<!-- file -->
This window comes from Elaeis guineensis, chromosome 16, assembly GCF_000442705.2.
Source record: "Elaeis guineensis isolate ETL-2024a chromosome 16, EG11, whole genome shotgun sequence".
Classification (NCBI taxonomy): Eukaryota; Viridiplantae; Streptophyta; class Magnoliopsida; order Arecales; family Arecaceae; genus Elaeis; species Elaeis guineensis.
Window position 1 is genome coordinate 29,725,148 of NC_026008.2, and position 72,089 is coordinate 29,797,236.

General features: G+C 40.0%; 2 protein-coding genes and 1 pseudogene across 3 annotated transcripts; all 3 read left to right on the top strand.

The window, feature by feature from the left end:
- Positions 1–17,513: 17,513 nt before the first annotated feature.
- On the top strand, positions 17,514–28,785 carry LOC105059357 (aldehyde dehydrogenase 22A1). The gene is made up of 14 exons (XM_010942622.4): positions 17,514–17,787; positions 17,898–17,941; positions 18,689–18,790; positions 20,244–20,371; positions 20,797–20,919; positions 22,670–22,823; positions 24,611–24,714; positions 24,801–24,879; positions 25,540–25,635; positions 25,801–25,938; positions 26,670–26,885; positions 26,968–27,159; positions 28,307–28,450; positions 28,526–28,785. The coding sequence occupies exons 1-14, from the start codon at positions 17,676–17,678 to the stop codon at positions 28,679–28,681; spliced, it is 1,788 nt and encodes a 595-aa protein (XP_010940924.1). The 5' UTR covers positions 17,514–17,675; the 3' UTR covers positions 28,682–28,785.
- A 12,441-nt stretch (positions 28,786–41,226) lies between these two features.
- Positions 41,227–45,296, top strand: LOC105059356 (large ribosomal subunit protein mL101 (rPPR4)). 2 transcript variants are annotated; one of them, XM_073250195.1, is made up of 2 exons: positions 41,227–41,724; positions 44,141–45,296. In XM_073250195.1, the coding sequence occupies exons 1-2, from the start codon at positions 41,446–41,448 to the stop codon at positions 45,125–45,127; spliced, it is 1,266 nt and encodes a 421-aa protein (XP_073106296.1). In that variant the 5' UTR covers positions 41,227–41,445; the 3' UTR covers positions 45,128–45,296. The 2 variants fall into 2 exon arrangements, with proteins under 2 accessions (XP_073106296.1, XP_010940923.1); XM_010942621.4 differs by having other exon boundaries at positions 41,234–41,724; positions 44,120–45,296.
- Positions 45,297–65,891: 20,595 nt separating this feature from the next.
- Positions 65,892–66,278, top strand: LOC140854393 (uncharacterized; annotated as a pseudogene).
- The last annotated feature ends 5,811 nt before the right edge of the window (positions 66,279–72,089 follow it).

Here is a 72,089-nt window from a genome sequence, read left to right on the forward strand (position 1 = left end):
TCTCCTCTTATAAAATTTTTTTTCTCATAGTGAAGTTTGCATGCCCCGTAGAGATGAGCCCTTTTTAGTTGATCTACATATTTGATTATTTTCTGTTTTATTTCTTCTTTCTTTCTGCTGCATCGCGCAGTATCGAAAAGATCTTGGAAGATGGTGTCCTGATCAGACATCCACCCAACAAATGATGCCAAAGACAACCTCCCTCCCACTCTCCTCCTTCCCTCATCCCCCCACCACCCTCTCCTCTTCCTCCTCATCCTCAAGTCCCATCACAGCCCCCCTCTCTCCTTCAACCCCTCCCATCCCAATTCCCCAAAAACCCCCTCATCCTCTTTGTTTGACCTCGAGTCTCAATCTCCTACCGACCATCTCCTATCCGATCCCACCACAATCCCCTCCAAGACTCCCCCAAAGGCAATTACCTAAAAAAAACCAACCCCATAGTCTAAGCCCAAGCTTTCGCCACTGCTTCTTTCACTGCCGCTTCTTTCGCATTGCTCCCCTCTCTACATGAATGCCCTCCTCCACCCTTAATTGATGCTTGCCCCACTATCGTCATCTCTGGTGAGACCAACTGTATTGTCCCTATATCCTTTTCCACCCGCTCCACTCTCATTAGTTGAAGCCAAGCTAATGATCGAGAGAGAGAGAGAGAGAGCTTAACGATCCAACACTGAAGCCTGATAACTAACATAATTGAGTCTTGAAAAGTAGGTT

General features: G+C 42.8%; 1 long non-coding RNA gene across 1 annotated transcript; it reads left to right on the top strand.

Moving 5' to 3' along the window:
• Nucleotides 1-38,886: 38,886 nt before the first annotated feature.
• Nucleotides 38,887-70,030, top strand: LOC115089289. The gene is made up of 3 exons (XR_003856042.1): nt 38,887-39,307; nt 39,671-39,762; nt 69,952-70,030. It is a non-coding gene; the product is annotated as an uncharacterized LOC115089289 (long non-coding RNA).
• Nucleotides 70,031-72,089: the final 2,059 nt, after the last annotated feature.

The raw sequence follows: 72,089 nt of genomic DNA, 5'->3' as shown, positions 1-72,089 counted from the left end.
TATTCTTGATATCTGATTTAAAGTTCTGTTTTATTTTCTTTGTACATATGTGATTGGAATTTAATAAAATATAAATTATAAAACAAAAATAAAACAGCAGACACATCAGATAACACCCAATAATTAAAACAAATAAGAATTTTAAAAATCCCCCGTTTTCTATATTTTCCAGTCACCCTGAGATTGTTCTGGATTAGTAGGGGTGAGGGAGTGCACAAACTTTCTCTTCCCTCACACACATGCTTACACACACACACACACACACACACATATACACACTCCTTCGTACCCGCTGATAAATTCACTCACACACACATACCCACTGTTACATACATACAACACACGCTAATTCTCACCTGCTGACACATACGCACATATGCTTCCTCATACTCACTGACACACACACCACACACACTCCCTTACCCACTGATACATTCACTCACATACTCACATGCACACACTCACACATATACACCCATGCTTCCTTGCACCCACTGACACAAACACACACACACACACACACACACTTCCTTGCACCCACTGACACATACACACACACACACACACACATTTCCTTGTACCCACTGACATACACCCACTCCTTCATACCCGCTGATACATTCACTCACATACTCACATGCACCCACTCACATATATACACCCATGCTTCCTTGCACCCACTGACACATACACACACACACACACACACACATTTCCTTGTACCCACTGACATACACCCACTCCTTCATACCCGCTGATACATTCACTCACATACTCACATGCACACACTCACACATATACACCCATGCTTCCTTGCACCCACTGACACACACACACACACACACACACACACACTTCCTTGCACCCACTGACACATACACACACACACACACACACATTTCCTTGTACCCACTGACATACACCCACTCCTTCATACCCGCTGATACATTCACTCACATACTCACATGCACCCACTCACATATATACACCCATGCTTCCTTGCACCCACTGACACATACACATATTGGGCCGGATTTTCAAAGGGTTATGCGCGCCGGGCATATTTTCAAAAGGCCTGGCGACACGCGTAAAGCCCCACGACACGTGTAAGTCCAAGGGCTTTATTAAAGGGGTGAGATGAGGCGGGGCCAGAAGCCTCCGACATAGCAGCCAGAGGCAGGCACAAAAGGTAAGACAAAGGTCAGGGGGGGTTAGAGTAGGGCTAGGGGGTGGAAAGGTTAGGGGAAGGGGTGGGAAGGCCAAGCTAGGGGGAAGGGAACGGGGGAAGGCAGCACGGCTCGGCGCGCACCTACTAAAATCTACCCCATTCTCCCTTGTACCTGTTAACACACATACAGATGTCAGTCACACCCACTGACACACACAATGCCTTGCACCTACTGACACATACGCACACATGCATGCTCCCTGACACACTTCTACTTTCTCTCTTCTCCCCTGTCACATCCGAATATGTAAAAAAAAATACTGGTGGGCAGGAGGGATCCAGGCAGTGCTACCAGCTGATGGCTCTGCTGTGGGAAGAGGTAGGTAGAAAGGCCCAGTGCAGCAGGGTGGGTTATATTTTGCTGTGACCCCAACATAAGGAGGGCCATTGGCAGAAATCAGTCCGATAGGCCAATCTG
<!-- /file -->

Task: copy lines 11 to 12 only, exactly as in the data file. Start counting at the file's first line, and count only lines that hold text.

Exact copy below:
- Positions 45,297–65,891: 20,595 nt separating this feature from the next.
- Positions 65,892–66,278, top strand: LOC140854393 (uncharacterized; annotated as a pseudogene).